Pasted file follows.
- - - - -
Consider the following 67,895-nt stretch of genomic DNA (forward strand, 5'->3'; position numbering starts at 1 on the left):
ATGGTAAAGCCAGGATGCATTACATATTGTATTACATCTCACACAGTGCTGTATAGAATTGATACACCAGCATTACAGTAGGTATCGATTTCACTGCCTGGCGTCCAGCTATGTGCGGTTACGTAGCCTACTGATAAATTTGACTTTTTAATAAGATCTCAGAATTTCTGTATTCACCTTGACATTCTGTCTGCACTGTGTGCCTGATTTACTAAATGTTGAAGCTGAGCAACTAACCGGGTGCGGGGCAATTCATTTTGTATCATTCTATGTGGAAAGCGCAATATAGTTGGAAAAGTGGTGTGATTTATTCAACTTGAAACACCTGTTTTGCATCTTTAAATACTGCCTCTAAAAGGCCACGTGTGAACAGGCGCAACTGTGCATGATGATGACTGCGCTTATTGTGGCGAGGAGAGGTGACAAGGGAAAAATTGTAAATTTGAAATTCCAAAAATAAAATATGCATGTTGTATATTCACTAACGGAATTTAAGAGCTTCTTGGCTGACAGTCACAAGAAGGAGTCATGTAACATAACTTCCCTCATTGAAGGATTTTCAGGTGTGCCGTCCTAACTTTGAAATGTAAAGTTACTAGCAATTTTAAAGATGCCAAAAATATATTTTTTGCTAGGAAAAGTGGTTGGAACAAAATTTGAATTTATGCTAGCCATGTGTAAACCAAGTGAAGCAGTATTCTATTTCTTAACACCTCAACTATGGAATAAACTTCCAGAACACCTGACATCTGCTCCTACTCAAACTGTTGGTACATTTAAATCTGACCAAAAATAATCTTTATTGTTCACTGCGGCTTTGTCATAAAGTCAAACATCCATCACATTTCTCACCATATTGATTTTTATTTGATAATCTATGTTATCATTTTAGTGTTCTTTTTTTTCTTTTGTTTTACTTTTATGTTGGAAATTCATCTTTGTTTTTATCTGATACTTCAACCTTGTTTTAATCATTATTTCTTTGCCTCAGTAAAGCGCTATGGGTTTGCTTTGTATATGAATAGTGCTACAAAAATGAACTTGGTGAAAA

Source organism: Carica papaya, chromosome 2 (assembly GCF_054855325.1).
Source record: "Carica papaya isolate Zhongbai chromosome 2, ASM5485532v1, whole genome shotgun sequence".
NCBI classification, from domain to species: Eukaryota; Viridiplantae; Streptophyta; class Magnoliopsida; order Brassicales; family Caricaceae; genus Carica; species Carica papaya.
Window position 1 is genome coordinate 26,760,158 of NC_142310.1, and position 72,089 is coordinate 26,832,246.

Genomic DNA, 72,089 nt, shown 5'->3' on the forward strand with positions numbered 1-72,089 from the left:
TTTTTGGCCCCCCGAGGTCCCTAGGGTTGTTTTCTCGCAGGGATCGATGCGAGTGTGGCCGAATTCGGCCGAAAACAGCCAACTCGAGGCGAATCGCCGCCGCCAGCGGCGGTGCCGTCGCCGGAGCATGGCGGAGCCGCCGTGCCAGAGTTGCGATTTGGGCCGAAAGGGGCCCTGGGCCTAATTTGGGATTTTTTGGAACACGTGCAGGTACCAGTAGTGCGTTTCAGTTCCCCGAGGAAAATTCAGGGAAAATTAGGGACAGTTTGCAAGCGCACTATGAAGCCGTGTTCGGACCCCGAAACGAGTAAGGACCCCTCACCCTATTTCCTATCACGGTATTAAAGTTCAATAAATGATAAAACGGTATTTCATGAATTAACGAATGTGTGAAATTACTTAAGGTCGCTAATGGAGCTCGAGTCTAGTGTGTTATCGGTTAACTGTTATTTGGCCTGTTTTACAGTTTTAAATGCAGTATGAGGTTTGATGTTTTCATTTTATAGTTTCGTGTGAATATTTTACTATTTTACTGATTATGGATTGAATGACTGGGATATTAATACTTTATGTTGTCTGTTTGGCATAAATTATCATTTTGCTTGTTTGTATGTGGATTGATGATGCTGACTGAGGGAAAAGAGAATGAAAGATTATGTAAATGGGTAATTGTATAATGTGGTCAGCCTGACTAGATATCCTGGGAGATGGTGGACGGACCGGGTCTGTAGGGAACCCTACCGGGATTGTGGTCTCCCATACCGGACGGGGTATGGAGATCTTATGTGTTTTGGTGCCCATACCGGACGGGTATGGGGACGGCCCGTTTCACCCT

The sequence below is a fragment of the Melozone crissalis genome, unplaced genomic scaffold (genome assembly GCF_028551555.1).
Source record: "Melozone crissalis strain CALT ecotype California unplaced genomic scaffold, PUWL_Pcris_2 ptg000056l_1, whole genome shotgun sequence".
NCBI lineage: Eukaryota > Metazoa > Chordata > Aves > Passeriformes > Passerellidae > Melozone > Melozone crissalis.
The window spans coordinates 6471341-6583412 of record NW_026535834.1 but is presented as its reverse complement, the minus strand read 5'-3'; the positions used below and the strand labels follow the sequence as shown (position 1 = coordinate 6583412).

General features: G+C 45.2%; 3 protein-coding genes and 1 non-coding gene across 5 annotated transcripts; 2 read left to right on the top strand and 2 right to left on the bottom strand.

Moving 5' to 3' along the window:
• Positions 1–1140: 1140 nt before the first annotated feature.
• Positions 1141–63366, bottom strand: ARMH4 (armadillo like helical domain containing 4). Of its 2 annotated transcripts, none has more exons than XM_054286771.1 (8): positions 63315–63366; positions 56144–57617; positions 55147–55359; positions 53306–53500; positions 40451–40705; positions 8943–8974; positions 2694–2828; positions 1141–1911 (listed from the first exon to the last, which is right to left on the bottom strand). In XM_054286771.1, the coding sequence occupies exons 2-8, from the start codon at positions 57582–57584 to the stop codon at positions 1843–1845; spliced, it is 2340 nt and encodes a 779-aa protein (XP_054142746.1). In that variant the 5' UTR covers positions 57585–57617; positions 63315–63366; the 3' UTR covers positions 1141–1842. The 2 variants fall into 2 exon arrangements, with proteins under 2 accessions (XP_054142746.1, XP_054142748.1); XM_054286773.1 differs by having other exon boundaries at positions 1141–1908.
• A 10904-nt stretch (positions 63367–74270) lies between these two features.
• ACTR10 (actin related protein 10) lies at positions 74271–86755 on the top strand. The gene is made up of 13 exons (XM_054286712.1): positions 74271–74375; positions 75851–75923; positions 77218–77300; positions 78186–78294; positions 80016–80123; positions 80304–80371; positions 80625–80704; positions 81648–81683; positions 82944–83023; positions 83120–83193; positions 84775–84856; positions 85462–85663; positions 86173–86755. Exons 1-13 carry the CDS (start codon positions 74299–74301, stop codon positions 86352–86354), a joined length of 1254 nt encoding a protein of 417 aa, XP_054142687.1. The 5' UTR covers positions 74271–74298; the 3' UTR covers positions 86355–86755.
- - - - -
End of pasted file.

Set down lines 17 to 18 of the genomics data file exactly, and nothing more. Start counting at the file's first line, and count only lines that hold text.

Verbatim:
• A 10904-nt stretch (positions 63367–74270) lies between these two features.
• ACTR10 (actin related protein 10) lies at positions 74271–86755 on the top strand. The gene is made up of 13 exons (XM_054286712.1): positions 74271–74375; positions 75851–75923; positions 77218–77300; positions 78186–78294; positions 80016–80123; positions 80304–80371; positions 80625–80704; positions 81648–81683; positions 82944–83023; positions 83120–83193; positions 84775–84856; positions 85462–85663; positions 86173–86755. Exons 1-13 carry the CDS (start codon positions 74299–74301, stop codon positions 86352–86354), a joined length of 1254 nt encoding a protein of 417 aa, XP_054142687.1. The 5' UTR covers positions 74271–74298; the 3' UTR covers positions 86355–86755.